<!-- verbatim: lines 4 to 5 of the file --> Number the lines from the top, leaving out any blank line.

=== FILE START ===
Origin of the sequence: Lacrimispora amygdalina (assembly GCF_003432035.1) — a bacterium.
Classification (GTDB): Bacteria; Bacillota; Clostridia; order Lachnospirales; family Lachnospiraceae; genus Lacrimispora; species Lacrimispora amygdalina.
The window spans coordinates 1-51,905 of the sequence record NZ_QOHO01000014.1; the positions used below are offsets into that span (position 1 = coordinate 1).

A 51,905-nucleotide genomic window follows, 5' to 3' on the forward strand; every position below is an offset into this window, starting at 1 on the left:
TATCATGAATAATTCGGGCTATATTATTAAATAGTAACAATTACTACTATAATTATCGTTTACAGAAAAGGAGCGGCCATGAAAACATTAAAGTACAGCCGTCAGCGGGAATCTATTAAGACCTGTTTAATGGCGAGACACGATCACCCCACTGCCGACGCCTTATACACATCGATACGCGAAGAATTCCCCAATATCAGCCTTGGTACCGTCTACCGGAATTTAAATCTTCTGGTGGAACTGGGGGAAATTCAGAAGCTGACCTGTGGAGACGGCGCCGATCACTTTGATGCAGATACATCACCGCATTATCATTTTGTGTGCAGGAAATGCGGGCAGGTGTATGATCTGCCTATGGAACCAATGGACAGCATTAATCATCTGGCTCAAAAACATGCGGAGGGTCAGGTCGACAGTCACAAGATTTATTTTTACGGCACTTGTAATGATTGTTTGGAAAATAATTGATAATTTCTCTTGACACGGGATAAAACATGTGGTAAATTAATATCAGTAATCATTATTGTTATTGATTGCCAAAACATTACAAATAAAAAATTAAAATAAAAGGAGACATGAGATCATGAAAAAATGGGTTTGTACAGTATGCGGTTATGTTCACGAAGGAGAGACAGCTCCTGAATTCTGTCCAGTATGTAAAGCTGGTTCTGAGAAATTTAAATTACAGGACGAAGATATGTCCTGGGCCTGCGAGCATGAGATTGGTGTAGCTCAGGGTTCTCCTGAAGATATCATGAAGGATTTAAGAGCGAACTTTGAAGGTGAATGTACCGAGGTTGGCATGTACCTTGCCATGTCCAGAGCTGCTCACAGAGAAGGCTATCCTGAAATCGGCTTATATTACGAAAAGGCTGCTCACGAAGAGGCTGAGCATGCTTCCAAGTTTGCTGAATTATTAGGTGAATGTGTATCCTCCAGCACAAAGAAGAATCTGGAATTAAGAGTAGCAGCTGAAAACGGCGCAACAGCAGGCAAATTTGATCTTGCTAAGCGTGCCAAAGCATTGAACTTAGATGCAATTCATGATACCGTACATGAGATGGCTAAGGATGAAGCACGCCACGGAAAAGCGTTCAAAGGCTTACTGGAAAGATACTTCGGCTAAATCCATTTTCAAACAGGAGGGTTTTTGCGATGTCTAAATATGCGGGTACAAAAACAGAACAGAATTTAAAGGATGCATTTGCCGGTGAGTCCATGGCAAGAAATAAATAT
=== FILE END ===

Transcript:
A 51,905-nucleotide genomic window follows, 5' to 3' on the forward strand; every position below is an offset into this window, starting at 1 on the left:
TATCATGAATAATTCGGGCTATATTATTAAATAGTAACAATTACTACTATAATTATCGTTTACAGAAAAGGAGCGGCCATGAAAACATTAAAGTACAGCCGTCAGCGGGAATCTATTAAGACCTGTTTAATGGCGAGACACGATCACCCCACTGCCGACGCCTTATACACATCGATACGCGAAGAATTCCCCAATATCAGCCTTGGTACCGTCTACCGGAATTTAAATCTTCTGGTGGAACTGGGGGAAATTCAGAAGCTGACCTGTGGAGACGGCGCCGATCACTTTGATGCAGATACATCACCGCATTATCATTTTGTGTGCAGGAAATGCGGGCAGGTGTATGATCTGCCTATGGAACCAATGGACAGCATTAATCATCTGGCTCAAAAACATGCGGAGGGTCAGGTCGACAGTCACAAGATTTATTTTTACGGCACTTGTAATGATTGTTTGGAAAATAATTGATAATTTCTCTTGACACGGGATAAAACATGTGGTAAATTAATATCAGTAATCATTATTGTTATTGATTGCCAAAACATTACAAATAAAAAATTAAAATAAAAGGAGACATGAGATCATGAAAAAATGGGTTTGTACAGTATGCGGTTATGTTCACGAAGGAGAGACAGCTCCTGAATTCTGTCCAGTATGTAAAGCTGGTTCTGAGAAATTTAAATTACAGGACGAAGATATGTCCTGGGCCTGCGAGCATGAGATTGGTGTAGCTCAGGGTTCTCCTGAAGATATCATGAAGGATTTAAGAGCGAACTTTGAAGGTGAATGTACCGAGGTTGGCATGTACCTTGCCATGTCCAGAGCTGCTCACAGAGAAGGCTATCCTGAAATCGGCTTATATTACGAAAAGGCTGCTCACGAAGAGGCTGAGCATGCTTCCAAGTTTGCTGAATTATTAGGTGAATGTGTATCCTCCAGCACAAAGAAGAATCTGGAATTAAGAGTAGCAGCTGAAAACGGCGCAACAGCAGGCAAATTTGATCTTGCTAAGCGTGCCAAAGCATTGAACTTAGATGCAATTCATGATACCGTACATGAGATGGCTAAGGATGAAGCACGCCACGGAAAAGCGTTCAAAGGCTTACTGGAAAGATACTTCGGCTAAATCCATTTTCAAACAGGAGGGTTTTTGCGATGTCTAAATATGCGGGTACAAAAACAGAACAGAATTTAAAGGATGCATTTGCCGGTGAGTCCATGGCAAGAAATAAATAT